Ahmad Mohibi discussed CVE shortcomings in the context of Afghanistan. He said that CVE is impossible without trust, and in Afghanistan the trust between the Afghan and American government and the Afghan people is lacking. As long as people feel disconnected and distrustful of their leaders, extremism will continue. Edward Burkhalter provided a U.S. government perspective, acknowledging the futility of trying to improve a community without consulting its members. He elaborated, saying that the U.S. tries to follow a “do no harm” approach, and be sure that CVE or development efforts do not have unintended consequences. The only way to accomplish that is by relying on local partners.

A look at Saudi Arabia in light of recent events and moving forward

President Donald Trump shakes hands with Abu Dhabi’s Crown Prince Mohammed bin Zayed Al Nahyan during a meeting with leaders at the Gulf Cooperation Council Summit, at the King Abdulaziz Conference Center, Sunday, May 21, 2017, in Riyadh, Saudi Arabia. Trump will use the nation that is home to Islam’s holiest site as a backdrop to call for Muslim unity in the fight against terrorism Sunday, as he works to build relationships with Arab leaders.AP Photo/Evan Vucci

Last Monday I attended the Inaugural Annual Gulf International Conference in Washington D.C. where Saudi-American journalist Jamal Khashoggi was scheduled to speak on the importance of a free press.

However, over the weekend, Khashoggi disappeared while visiting the Saudi Embassy in Istanbul. On Monday while at the conference, the official word was that the Saudi government had no knowledge of the situation but would examine it closely.

At the conference, Khashoggi’s presence and spirit were palpable, but most participants believed Khashoggi was murdered for speaking out against the regime’s reign of terror in Yemen. Since the conference, the Saudi government’s position has shifted from denial to assertions that the journalist died in a fist-fight during interrogation.

It is no coincidence that the President of the United States took his inaugural international trip to Saudi Arabia, while predecessors chose neighboring countries like Canada or Mexico.

President Trump voiced his friendship with the Kingdom while still on the campaign trail, and continued his support from the beginning of his presidency, making it clear that he wanted a strong diplomatic and economic relationship with the Saudi government.

Although President Trump espoused the importance of a strategic partnership with the Saudis as a way to stabilize the region, many have questioned his motivation. In 2001, he sold the entire 45th floor of Trump World Tower to the Kingdom of Saudi Arabia for $4.5 million. It is this relationship that many believe has, at least partly, clouded his judgment. Trump spent the week supporting the Crown Prince and King, claiming they denied involvement and pledged to investigate and hold accountable those who killed
Jamal Khashoggi.

The U.S. has a complicated relationship with Saudi Arabia and the death of Jamal Khashoggi makes it even more complex.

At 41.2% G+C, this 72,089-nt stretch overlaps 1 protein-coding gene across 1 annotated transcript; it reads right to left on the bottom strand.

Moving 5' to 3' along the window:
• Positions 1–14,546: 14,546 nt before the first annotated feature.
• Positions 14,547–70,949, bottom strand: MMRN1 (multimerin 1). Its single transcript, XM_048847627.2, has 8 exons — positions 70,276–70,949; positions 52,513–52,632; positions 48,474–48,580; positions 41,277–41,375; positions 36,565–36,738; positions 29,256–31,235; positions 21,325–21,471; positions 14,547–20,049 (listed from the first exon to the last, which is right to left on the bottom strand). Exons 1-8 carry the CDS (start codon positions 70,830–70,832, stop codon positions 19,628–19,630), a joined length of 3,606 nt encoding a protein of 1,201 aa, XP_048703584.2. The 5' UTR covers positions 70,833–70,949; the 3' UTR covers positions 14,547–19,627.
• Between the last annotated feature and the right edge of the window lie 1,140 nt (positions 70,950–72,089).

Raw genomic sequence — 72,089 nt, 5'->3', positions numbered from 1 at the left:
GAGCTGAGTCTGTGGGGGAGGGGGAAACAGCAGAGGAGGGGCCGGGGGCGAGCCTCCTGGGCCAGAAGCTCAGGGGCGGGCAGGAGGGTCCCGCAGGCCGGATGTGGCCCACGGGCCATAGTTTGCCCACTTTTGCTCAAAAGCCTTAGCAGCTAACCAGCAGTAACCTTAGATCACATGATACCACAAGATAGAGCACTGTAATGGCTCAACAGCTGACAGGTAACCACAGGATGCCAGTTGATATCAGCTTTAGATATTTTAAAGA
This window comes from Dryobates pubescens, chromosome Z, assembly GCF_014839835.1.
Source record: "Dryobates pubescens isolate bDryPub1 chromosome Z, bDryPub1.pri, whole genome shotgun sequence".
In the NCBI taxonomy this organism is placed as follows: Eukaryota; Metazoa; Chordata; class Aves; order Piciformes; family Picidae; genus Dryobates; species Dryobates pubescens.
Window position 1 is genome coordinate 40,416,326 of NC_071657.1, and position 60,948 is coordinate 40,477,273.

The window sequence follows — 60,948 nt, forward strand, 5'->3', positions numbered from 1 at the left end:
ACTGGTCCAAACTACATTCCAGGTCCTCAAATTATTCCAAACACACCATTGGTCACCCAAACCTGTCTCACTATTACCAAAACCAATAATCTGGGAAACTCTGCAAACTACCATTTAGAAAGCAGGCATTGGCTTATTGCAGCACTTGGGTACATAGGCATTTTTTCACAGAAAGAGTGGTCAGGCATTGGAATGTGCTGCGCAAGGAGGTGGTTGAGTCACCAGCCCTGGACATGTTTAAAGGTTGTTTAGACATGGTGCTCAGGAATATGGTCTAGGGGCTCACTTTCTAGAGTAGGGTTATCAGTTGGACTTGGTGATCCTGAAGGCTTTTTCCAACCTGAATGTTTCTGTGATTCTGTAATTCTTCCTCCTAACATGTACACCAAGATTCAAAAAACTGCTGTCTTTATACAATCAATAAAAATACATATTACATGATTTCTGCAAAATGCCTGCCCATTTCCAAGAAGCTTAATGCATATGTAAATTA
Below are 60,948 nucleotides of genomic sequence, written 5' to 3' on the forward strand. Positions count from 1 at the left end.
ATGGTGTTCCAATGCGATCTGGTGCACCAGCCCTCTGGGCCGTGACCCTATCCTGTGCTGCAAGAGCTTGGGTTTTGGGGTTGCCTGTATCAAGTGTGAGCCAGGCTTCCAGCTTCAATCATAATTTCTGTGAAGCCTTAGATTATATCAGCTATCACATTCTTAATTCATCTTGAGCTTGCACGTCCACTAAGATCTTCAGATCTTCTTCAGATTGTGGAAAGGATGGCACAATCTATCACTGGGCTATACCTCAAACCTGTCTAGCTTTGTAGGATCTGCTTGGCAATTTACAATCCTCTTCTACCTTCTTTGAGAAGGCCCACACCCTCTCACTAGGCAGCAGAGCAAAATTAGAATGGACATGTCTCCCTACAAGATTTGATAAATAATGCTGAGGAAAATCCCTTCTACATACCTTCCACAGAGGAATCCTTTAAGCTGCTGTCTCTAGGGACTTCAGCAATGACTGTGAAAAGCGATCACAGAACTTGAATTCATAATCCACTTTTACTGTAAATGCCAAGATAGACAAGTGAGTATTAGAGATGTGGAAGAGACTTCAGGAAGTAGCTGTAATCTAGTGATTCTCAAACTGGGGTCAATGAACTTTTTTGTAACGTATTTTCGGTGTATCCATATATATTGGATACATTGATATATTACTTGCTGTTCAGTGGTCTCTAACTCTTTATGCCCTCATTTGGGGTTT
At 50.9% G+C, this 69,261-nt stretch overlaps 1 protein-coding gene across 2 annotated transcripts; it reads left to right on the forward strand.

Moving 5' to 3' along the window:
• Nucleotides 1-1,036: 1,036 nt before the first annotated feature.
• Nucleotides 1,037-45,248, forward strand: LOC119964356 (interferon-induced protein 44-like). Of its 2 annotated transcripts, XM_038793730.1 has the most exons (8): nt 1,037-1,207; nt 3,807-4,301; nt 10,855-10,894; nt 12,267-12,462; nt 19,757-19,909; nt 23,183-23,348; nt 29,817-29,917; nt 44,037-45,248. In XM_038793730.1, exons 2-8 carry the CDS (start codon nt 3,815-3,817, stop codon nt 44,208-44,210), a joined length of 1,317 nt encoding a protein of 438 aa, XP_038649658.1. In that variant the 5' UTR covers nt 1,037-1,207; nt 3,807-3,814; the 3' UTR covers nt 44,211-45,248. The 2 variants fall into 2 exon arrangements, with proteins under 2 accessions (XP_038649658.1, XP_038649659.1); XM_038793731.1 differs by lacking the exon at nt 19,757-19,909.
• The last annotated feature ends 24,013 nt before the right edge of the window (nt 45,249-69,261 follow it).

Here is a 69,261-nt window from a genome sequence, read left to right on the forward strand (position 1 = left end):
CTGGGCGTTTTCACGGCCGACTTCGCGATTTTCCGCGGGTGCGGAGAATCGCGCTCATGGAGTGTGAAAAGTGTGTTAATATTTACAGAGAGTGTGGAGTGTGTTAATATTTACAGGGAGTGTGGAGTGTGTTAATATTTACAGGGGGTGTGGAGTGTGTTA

The Saudis invest heavily in the U.S. economy and have traded in excess of $23 billion per year. However, the Saudi government is also said to have economic ties to terrorist organizations, not to mention an abysmal human rights record. The U.S. government has repeatedly overlooked both the terror funding and human rights violations.

The current administration is said to have even greater motivation to overlook human rights issues. The president’s son-in-law and Senior Policy Advisor to the Middle East, Jared Kushner has close relations with the Crown Prince. Additionally, the U.S. has secured a multi-million dollar arms deal, which the President touts as a boom for defense jobs (this remains to confirmed).

Complicating the relationship and U.S. response is the fact that Khashoggi was a U.S. resident who wrote for the Washington Post, but not a U.S. citizen, justifying a more hands-off approach from the President.

At the conference, congressmen, journalists, and retired ambassadors resoundingly supported punitive action by the U.S. against the Saudi regime. Many speakers shamed President Trump and called for the United States to cut diplomatic ties with the Saudis, enact sanctions, and put human rights ahead of arms deals. The consensus was that continuing to support the Saudi regime after such a blatant act of violence designed to silence a critic called into question not just the ethics of Saudi Arabia, but also the ethics and values of the U.S.

Would the U.S. put an arms deal ahead of human rights, knowing that the arms would be used in the Saudi’s campaign against the people of Yemen? One week after the conference, the truth regarding Khashoggi’s disappearance is beginning to emerge, and a clearer picture of the Saudi regime is coming into focus.

One week ago, the Saudi government denied any involvement in Khashoggi’s death, and today they reiterate their denial of their role in attacks on civilian targets in Yemen. There is undisputed evidence
that the Saudis were involved in Khashoggi’s death and that of many civilians in Yemen, yet the regime continues to stall, deflect, lie, and justify their actions, while the U.S. and international community look the other way.

It is time to shine the light clearly on the Saudi government’s actions and stop their terroristic activities and human right abuses.

It is time to hold them accountable for their military campaign in Yemen, the financial support of terror groups such as the Taliban and Hamas, and the death of Jamal Khashoggi. No doubt, a sustainable solution that puts human rights ahead of violence is going to be a difficult solution to implement. But if we put an arms deal first, worsening the humanitarian crisis in Yemen, disrespecting basic freedoms, then we are complicit.